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Why Labour should adopt ‘citizen’s income’

basic-incomeI’m all for nicking good policies, and one Labour and the labour movement should half-inch is the citizen’s income from the Green Party. Of course, the Greens don’t own it, it has been knocking about for a good many years. But they are the only ones pushing it as a key plank of their commitments. Here is the short section from their policy website, and is likely to have similar wording for the 2015 manifesto:

EC730 A Citizen’s Income sufficient to cover an individual’s basic needs will be introduced, which will replace tax-free allowances and most social security benefits (see EC711). A Citizen’s Income is an unconditional, non-withdrawable income payable to each individual as a right of citizenship. It will not be subject to means testing and there will be no requirement to be either working or actively seeking work.

EC731 The Citizens’ Income will eliminate the unemployment and poverty traps, as well as acting as a safety net to enable people to choose their own types and patterns of work (See EC400). The Citizens’ Income scheme will thus enable the welfare state to develop towards a welfare community, engaging people in personally satisfying and socially useful work.

EC732 When the Citizens’ Income is introduced it is intended that nobody will be in a position that they will receive less through the scheme than they were entitled to under the previous benefits system. Children will be entitled to a reduced amount which will be payable to a parent or legal guardian. People with disabilities or special needs, and single parents will receive a supplement.

EC733 Initially, the housing benefit system will remain in place alongside the Citizens’ Income and will be extended to cover contributions towards mortgage repayments (see HO602). This will subsequently be reviewed to establish how housing benefit could be incorporated into the Citizen’s Income, taking into account the differences in housing costs between different parts of the country and different types of housing.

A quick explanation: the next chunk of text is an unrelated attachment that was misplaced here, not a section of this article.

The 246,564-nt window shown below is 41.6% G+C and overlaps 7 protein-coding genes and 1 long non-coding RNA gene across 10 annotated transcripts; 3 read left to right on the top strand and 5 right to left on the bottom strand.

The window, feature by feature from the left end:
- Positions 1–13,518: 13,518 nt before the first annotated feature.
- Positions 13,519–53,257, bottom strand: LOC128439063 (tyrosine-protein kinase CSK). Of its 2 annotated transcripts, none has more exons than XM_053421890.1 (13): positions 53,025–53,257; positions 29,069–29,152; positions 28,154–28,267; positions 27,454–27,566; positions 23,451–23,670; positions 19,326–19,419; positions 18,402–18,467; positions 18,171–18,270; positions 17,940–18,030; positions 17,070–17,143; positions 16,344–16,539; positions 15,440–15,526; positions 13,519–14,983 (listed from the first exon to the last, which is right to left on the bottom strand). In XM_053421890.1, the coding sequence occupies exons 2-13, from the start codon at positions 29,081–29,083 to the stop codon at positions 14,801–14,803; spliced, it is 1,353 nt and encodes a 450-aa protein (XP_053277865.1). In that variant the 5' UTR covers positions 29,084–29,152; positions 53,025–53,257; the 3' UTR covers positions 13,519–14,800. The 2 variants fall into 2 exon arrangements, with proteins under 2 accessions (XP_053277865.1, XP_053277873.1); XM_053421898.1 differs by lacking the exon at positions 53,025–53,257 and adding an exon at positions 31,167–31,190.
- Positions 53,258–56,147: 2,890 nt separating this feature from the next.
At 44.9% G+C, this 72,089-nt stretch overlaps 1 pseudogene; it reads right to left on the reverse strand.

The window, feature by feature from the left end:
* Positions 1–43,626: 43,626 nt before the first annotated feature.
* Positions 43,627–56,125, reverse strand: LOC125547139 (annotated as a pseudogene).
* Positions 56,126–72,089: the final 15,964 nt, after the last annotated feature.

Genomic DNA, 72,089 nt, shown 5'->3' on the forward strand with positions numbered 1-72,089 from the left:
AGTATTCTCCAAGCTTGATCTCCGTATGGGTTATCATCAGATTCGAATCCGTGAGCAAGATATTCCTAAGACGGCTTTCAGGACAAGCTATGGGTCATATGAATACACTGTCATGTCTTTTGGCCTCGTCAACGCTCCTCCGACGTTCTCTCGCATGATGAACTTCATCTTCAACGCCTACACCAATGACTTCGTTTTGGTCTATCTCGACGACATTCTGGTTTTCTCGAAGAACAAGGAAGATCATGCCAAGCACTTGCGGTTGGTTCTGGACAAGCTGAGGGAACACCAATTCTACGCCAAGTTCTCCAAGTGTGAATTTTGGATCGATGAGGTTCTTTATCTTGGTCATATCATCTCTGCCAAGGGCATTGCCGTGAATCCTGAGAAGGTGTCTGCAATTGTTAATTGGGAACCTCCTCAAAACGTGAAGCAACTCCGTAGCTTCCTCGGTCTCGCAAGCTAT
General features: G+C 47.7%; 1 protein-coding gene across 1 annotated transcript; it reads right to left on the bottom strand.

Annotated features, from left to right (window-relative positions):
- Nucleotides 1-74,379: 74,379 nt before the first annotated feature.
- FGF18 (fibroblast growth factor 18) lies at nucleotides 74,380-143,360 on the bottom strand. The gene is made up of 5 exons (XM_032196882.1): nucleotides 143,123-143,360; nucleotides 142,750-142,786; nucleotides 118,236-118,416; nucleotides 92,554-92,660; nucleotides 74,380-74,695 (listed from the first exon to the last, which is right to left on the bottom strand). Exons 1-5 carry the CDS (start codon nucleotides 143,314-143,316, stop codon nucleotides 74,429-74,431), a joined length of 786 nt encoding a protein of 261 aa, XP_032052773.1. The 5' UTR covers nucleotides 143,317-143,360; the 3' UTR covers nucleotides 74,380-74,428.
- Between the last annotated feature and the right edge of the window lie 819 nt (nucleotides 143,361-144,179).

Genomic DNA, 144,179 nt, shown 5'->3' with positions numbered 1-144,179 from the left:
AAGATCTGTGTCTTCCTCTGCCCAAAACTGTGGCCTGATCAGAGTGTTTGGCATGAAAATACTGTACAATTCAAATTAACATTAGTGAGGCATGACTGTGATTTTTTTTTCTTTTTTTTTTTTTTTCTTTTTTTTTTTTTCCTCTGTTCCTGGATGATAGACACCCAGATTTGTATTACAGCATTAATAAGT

At £3,692/year for everyone over 18, we’re hardly in the territory of a weekly lottery win for everyone. But it is not without cost. The Telegraph think it will cost between £240bn-£280bn/year. Where they get this figure from I don’t know. Providing an income for everyone over 18 would cost £185bn. That includes people currently in receipt of the basic state pension. Remove the 10.4m currently drawing one knocks off just over £38bn. The Greens favour funding it from a wealth tax and savings from a largely obsolescent welfare state. Extra payments for housing, the disabled, and some form of child benefit would remain.

It’s not beyond the realms of possibility. It can be done if the political will and popular support is there. Two possible objections come to mind first, however.

1. It undermines the incentive to work.
2. It would contribute toward inflation.

Let’s look at some evidence.

Between January 2008 and December 2009, a coalition of mainly-German aid organisations sponsored a basic income grant pilot in Otjivero-Omitara in Namibia, a small town of about a thousand people located 100km from Windhoek. Everyone under 60 was paid 100 Namibian dollars/month and the results were interesting. While the data was skewed by family members from elsewhere migrating into the town once the pilot was underway (making it look like household income actually fell for the duration), nevertheless poverty was reduced within a year from 76% to 37% of residents.

For those not homing migrants, it crashed to 16%. Within six months of its introduction, underweight children fell from 42% to 17%. School drop out rates fell from 40% to 0%, debt declined from N$1,215 to $772/per person, reported crime collapsed by 42%, and the number of adults involved in “income generating activities” increased from 44% to 55%. The pilot notes “the grant enabled recipients to increase their productive income earned, particularly through starting their own small business, including brick-making, baking of bread and dress-making. The BIG contributed to the creation of a local market by increasing households’ buying power.”

Very good work though five years after the pilot concluded the Namibian government have not implemented the policy. However, that’s Namibia, a country dominated by a huge desert, low population, and lop-sided economic development. In effect, one might argue that the period of the BIG pilot helped round out Otjivero-Omitara’s local economy. Is this of any use to wealthy, Western nations? A series of US and Canadian government pilots with Negative Income Tax delivered results that were repeated by the Namibian experience. These were slightly different in that a basic income was paid only to those who fell beneath a certain threshold – think of them as a form of today’s working tax credits.